This will give 48,600 cm2 This is a lot of centimetres squared. You couldn’t go in to your local carpet shop and ask for a square centimetre of carpet. That would be bonkers. They sell carpets in metres squared (AKA square meters) and the symbol is m2.

You have to convert 48,600 cm2 in to m2. To do this you divide it by 10,000. You can use a calculator if you want to, or write the number to one decimal place, and move the decimal point 4 places to the left (four places as there are four zeros in 10000).  48,600 can be written as 48,600.0  Moving the decimal point four places to the left will give you 4.86.

You will need to buy 4.86 m2 of carpet. To calculate the cost of the stair carpet, multiply the cost per metre squared by the area. Let us say the cost is £10.00 it means the carpet will be £48.60.

In practice your carpet shop will probably want to add an amount of carpet for wastage in cutting. I’m guessing you’d want to buy about 6m2. If you are going for a complex pattern that needs to be carefully laid, then call in an expert for advice.

Some carpet shops will sell their wares “by the linear metre”. This is because their carpets come at a standard width and if you need 5m you get 5m by the standard width. You also get a lot of wastage.

To create a spreadsheet to calculate this yourself in Excel enter the following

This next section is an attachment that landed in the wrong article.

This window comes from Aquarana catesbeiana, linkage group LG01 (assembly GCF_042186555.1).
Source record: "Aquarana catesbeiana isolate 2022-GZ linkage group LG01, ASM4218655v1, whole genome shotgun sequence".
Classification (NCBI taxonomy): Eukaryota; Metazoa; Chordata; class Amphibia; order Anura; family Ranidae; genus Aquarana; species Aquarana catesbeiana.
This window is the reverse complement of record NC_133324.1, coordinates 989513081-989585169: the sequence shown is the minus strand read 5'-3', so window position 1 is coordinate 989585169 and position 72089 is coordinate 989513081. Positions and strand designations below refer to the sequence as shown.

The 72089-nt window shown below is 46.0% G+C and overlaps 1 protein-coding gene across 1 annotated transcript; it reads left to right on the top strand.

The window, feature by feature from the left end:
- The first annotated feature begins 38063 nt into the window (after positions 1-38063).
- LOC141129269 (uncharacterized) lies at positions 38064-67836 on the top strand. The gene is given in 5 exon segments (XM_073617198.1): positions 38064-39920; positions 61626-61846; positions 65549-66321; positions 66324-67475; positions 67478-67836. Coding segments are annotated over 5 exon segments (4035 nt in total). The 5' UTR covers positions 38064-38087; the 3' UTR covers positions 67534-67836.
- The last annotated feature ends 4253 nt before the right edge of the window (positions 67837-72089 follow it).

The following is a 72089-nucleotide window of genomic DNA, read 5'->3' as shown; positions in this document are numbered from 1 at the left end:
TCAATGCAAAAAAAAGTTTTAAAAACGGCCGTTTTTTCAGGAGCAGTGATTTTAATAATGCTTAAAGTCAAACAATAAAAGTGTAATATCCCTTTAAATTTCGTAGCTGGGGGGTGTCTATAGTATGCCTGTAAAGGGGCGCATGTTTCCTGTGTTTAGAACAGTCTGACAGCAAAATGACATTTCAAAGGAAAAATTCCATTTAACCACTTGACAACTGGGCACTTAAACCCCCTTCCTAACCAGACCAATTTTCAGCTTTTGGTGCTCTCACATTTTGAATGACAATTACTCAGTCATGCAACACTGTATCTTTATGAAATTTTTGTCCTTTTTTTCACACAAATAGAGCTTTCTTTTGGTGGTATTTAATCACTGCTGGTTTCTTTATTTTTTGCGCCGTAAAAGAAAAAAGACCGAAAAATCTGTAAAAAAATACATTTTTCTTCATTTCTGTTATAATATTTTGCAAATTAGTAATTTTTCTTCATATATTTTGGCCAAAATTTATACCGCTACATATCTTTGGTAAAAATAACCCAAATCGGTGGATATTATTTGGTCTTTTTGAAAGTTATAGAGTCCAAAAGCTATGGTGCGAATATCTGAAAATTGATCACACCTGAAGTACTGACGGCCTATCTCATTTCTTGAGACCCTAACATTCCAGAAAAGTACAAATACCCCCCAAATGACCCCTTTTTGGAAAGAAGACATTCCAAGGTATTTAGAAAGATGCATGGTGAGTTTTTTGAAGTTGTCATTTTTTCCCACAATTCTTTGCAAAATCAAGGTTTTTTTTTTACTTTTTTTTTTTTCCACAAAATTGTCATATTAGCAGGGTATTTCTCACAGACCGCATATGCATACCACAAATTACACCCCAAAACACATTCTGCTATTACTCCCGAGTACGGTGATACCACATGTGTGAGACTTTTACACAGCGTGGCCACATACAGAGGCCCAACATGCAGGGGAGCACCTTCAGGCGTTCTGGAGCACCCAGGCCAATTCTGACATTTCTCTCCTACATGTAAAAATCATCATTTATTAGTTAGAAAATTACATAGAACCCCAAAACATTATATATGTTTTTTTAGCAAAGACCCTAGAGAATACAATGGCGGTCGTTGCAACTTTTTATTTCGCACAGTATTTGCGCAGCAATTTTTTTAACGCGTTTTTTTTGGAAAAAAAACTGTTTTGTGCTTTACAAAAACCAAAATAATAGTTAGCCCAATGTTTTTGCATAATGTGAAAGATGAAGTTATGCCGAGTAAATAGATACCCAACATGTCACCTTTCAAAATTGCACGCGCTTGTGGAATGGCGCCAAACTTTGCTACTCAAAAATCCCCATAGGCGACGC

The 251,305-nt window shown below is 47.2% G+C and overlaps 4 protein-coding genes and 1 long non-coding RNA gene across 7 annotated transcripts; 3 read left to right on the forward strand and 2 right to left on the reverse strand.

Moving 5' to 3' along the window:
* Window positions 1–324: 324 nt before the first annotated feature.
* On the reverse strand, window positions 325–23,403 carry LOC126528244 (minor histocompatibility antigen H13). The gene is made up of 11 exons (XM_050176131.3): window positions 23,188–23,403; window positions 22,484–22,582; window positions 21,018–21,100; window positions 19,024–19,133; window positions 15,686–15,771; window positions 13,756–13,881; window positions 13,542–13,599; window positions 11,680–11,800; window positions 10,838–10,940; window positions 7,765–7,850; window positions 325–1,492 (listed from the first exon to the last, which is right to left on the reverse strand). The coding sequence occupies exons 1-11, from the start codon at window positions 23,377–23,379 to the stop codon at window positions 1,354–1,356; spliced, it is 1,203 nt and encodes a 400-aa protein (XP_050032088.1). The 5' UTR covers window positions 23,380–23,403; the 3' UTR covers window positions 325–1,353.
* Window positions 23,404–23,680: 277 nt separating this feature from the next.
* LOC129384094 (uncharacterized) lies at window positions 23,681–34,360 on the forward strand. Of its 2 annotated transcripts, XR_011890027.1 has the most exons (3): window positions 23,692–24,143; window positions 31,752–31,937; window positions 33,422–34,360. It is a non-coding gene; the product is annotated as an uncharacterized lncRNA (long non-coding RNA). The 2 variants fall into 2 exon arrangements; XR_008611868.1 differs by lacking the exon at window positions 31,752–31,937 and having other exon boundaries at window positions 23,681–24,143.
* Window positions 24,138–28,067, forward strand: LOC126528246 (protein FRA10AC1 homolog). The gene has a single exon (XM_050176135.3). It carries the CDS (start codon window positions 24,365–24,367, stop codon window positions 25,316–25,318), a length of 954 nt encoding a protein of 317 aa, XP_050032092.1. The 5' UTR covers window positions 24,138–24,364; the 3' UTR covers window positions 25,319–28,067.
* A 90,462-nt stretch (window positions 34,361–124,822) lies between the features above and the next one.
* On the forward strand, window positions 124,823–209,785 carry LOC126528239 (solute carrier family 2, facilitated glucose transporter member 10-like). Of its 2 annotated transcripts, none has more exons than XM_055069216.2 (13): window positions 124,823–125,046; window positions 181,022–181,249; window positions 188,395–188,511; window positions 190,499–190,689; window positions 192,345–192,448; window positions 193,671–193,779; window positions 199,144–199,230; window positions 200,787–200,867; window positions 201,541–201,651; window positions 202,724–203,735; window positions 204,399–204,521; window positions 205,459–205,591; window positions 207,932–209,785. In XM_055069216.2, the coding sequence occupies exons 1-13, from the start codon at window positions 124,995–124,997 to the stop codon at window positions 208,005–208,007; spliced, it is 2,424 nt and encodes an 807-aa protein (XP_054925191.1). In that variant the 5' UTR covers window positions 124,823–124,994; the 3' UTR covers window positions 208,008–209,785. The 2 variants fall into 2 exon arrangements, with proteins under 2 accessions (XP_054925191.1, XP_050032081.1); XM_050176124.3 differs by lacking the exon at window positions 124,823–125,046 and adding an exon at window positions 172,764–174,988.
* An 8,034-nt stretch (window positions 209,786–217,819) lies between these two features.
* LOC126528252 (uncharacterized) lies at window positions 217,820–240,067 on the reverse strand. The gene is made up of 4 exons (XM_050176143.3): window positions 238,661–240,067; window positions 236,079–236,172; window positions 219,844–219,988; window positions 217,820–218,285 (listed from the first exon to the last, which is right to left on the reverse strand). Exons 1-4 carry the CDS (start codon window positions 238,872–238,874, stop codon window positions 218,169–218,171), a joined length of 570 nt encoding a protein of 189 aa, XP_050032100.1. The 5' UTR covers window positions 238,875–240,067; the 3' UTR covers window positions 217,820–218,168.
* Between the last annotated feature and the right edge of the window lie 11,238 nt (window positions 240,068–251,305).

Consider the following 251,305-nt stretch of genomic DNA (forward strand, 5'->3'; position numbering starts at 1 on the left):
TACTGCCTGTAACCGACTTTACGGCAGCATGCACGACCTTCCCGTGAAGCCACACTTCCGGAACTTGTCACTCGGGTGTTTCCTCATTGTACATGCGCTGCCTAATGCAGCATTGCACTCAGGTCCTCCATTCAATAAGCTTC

Cell Reference Enter Contents Format
A1  Leave Blank
A2 Length of RISE Text
A3 Length of RUN Text
A4 Total Length Text
A5 Width Text
A6 Area of Step Text
A7 Number of Steps Text
A8 Total carpet Text
A9 Convert to m2 Text
A10 Price Per m2 Text
A11 Total Text
B1 In cm Text
B2 20 Number
B3 25 Number
B4 =sum(b2:b3) Number
B5 90 Number
B6 =sum(b4*b5) Number
B7 12 Number
B8 =sum(b6*b7) Number
B9 =sum(B8/10000) Number
B10 17.99 Number
B11 =sum(b9*b10) Number

You’ll end up with a spreadsheet looking something like this:-

In cm
RUN 25
Length 45
Width 90
# STEPS 12
Price  £        17.99
Total  £        87.43


Play with changing the values, for example width and price to see what happens to the values

Please download an example spreadsheet from the Examples section

If you want to see a video of this being  demonstrated in Excel, please visit my YouTube channel here